Washington, Jul 3 (UNI) A new study has found that the consumption of green tea rapidly improves the function of (endothelial) cells lining the circulatory system, thus reducing the risk of heart disease.
The study by Dr Nikolaos Alexopoulos and colleagues at the 1st Cardiology Department, Athens Medical School in Greece showed that endothelium-dependent brachial artery dilatation increased significantly after drinking green tea, with a peak increase of 3.9 per cent 30 minutes after consumption.
Green tea, which originates in China but is now consumed throughout the world, is made with pure leaves, and has undergone little oxidisation during processing.
The cardiovascular benefits of all teas - as well as dark chocolate and red wine - are attributed to the flavonoids they contain and their antioxidant activity.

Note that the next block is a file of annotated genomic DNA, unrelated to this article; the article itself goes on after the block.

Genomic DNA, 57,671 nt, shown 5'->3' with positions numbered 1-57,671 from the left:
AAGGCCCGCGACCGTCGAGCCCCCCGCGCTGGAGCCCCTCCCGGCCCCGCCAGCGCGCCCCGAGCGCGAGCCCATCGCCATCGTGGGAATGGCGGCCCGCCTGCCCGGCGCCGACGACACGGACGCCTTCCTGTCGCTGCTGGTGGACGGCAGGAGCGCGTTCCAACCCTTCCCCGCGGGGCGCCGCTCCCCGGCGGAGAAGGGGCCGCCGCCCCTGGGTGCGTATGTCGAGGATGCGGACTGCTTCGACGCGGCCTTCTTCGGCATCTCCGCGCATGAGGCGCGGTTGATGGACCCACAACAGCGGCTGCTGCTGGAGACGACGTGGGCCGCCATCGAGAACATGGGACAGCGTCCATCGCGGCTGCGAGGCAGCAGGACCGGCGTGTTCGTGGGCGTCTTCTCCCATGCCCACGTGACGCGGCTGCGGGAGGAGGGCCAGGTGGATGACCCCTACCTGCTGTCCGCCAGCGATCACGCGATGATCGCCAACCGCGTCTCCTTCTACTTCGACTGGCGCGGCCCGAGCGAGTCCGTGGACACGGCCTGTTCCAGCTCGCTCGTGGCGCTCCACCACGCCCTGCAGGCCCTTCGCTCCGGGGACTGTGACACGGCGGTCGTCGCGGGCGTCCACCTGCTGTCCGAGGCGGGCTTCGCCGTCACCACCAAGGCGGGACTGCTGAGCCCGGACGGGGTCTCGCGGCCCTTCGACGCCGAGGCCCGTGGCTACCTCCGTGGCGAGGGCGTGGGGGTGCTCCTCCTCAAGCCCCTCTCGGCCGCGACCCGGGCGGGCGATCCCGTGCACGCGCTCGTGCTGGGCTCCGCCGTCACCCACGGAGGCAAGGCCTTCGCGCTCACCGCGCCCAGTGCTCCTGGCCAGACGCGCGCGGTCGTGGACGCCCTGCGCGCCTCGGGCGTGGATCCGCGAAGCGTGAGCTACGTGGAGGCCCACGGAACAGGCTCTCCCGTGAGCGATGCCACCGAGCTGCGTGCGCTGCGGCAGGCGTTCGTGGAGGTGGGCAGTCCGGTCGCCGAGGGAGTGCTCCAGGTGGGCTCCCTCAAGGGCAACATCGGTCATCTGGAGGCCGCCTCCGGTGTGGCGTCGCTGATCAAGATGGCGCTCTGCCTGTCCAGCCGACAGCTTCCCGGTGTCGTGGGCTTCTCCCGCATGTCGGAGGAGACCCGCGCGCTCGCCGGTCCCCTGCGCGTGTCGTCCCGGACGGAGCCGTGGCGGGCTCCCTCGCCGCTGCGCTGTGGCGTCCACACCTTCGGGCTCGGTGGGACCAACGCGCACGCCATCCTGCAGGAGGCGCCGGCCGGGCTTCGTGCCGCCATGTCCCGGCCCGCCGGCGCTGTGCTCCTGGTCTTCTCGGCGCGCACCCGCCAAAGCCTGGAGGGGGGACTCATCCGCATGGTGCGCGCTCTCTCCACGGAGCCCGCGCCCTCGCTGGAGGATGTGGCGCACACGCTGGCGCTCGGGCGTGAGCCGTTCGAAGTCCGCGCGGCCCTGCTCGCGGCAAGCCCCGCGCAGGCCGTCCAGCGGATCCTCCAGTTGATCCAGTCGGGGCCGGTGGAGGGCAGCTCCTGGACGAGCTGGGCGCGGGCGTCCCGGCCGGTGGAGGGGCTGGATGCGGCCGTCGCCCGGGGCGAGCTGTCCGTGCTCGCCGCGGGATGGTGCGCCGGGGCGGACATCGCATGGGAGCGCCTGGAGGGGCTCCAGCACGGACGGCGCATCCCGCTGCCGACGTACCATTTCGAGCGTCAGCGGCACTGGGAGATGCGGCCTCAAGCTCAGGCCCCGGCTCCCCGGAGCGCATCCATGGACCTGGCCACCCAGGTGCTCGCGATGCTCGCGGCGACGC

However, investigator Dr Charalambos Vlachopoulos said, flavonoids in green tea are probably more potent antioxidants than in black tea because there has been no oxidisation.
''These findings have important clinical implications,'' said Dr Vlachopoulos.
''Tea consumption has been associated with reduced cardiovascular morbidity and mortality in several studies. Green tea is consumed less in the Western world than black tea, but it could be more beneficial because of the way it seems to improve endothelial function,'' she added.
''In this same context, recent studies have also shown potent anticarcinogenic effects of green tea, attributed to its antioxidant properties,'' Dr Vlachopoulos told the Science daily.
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